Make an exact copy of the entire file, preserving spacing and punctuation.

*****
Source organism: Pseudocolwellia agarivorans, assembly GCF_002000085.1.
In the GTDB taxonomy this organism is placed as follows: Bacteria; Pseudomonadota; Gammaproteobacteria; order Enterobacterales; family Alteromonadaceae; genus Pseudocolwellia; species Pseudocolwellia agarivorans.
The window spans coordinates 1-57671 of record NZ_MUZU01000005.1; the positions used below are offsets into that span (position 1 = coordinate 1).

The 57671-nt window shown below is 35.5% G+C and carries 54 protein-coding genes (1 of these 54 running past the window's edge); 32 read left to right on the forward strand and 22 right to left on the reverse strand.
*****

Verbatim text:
Source organism: Pseudocolwellia agarivorans, assembly GCF_002000085.1.
In the GTDB taxonomy this organism is placed as follows: Bacteria; Pseudomonadota; Gammaproteobacteria; order Enterobacterales; family Alteromonadaceae; genus Pseudocolwellia; species Pseudocolwellia agarivorans.
The window spans coordinates 1-57671 of record NZ_MUZU01000005.1; the positions used below are offsets into that span (position 1 = coordinate 1).

The 57671-nt window shown below is 35.5% G+C and carries 54 protein-coding genes (1 of these 54 running past the window's edge); 32 read left to right on the forward strand and 22 right to left on the reverse strand.